Once we’ve thought about law as narrative, we dive into theories of tolerance and pluralism. Excerpts from Wendy Brown’s Regulating Aversion (2008) have been helpful here, and I plan to use them again. It’s long, but Stanley Fish’s Mission Impossible: Settling the Just Bounds Between Church and State (1997) helps students see the contradictory nature of religious freedom rhetoric that, in Fish’s view, hasn’t changed substantially since the days of John Locke.
After this, I plan to move through several historical examples which students can use to think through these ideas. Hugh Urban’s The Church of Scientology (2013) is a text I plan to use again. Urban’s work is interesting and accessible, as well as a model for introducing non-majors to religious studies theory. Urban’s work helps the class think about difficult issues, like the purpose of tax-exemption and attempts to assess religious sincerity. Winnifred Sullivan’s Ministry of Presence (2014) is another book I plan to re-use. Sullivan portrays the modern chaplain’s position as a kind of pressure-relief valve for when an institution isn’t quite sure how to proceed with the religious-secular categorical tension in American law. My students are often familiar with chaplains from their workplaces, student groups, and religious organizations, and this seems to help the argument land.
The University of Northern Iowa, where I teach, is known for its College of Education and teacher training programs. As a result, I work with a lot of education majors who are interested in religion and law in the public classroom. Sarah Imhoff’s 2016 JAAR essay, “The Creation Story, or How We Learned to Stop Worrying and Love Schempp” is fantastic for fostering conversations about the field of religious studies, the role of the US government, and the consequences for “teaching religion” in public schools.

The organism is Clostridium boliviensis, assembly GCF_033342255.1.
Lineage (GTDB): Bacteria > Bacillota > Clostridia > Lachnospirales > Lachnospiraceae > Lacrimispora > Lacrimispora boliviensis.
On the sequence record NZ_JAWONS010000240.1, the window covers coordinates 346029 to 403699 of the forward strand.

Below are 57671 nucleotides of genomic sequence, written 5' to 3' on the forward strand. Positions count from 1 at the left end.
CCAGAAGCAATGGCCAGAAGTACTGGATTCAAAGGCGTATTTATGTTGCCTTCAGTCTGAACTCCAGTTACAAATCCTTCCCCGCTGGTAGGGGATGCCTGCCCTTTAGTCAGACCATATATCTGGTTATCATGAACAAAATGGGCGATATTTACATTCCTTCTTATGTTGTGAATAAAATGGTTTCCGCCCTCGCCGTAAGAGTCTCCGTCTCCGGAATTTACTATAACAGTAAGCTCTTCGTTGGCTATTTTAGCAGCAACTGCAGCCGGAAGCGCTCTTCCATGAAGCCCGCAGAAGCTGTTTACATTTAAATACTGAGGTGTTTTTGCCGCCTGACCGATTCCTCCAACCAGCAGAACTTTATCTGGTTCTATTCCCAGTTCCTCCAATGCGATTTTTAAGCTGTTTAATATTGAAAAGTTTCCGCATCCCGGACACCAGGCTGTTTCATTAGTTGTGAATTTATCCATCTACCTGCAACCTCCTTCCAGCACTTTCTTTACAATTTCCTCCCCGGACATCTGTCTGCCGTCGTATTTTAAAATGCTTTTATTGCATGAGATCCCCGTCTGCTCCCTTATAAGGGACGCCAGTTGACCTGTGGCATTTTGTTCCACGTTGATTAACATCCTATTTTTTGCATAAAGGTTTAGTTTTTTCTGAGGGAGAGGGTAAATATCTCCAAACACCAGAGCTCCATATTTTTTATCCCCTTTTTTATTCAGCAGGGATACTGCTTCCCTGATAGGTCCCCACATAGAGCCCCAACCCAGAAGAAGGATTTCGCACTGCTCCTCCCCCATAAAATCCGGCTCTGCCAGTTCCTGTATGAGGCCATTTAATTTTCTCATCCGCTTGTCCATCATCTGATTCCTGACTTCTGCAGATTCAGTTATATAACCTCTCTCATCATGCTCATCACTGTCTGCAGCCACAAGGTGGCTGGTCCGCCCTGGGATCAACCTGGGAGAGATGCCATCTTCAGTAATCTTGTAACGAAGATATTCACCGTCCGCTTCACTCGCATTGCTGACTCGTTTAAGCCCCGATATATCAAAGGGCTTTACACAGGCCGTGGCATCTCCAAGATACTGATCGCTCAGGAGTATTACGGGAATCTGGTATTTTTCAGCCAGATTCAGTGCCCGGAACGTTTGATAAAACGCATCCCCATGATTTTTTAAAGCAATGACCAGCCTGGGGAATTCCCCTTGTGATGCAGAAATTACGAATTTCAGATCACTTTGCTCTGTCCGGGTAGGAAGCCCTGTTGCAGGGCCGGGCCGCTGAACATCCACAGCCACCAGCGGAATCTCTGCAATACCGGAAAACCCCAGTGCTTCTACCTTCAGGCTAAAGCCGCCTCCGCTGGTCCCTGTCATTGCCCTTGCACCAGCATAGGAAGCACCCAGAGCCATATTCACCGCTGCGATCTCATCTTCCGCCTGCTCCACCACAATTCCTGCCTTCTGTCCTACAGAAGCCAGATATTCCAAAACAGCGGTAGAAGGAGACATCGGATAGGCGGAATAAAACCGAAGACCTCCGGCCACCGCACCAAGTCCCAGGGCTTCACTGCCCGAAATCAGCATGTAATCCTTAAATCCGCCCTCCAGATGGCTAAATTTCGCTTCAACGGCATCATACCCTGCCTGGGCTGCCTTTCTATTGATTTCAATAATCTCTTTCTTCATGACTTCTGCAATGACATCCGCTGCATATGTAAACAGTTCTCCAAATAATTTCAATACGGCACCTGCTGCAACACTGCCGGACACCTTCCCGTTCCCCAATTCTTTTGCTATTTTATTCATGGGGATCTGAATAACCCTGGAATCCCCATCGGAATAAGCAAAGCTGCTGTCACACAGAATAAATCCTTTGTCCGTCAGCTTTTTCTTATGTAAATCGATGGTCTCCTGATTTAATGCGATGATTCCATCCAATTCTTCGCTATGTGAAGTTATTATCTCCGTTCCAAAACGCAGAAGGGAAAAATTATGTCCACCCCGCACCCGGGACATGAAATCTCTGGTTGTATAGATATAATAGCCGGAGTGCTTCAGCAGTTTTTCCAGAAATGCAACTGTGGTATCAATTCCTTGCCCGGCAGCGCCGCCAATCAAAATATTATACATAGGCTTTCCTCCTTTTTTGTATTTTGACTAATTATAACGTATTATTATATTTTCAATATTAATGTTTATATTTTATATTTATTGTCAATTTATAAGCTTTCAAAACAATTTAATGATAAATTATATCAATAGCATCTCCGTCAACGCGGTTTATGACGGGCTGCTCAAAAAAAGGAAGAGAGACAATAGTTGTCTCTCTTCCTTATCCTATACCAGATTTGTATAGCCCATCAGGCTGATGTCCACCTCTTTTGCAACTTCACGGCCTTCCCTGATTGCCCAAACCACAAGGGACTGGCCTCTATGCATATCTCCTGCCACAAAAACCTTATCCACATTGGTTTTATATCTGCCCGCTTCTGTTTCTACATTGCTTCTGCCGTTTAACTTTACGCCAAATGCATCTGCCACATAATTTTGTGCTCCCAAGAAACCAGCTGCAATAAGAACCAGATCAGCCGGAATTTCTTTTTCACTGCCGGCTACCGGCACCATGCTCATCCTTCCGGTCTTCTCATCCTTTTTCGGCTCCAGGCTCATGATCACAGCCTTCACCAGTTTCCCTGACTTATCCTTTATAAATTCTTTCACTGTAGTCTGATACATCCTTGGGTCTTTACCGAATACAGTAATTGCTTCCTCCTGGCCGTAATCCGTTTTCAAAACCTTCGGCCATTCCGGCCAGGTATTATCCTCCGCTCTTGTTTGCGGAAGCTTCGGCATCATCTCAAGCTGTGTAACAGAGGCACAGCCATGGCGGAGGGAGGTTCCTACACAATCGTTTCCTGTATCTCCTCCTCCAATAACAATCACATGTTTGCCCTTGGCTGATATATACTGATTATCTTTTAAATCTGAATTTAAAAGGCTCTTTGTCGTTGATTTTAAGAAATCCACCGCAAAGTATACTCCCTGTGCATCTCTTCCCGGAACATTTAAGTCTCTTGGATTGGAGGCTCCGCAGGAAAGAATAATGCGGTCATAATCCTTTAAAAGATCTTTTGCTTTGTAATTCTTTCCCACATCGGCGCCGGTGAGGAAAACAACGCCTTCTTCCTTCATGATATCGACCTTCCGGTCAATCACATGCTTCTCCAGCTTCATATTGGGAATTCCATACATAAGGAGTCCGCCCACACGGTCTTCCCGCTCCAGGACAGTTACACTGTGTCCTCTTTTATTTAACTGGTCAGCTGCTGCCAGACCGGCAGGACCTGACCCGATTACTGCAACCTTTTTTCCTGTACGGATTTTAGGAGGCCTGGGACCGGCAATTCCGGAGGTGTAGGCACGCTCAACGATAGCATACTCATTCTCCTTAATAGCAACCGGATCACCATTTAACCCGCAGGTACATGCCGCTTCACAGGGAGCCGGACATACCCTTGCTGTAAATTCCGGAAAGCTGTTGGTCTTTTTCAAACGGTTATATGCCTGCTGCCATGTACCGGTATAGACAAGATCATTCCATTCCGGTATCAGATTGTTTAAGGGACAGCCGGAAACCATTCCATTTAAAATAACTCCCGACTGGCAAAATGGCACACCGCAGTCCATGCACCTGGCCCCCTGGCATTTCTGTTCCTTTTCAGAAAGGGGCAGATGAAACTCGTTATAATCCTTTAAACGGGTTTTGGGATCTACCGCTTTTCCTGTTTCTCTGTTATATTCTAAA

There are other cases studies I plan to include, drawing from Elizabeth Shakman Hurd’s Beyond Religious Freedom (2015) which examines U.S. attempts to project First Amendment-style understandings of religion around the world. Finbarr Curtis’ The Production of American Religious Freedom (2016) is chock-full of great case studies, including one on intelligent design and another on corporate personhood. Another new book I plan to use is Sylvester Johnson and Steven Weitzman’s recent edited volume The FBI and Religion: Faith and National Security Before and After 9/11 (2017). I think this will provide students with a lot of material to think about how government surveillance and law enforcement have affected religious groups.
I hope these readings will help students see law as something more than a set of static, self-evident rules governing modern life, and instead as the product of human choices with important considerations for our present.
Bruce Lincoln, Theorizing Myth: Narrative, Ideology, and Scholarship (University of Chicago Press, 2000), 211.
Michael Graziano teaches at the University of Northern Iowa. He’s currently writing on the relationship between the CIA and religious institutions during the Cold War.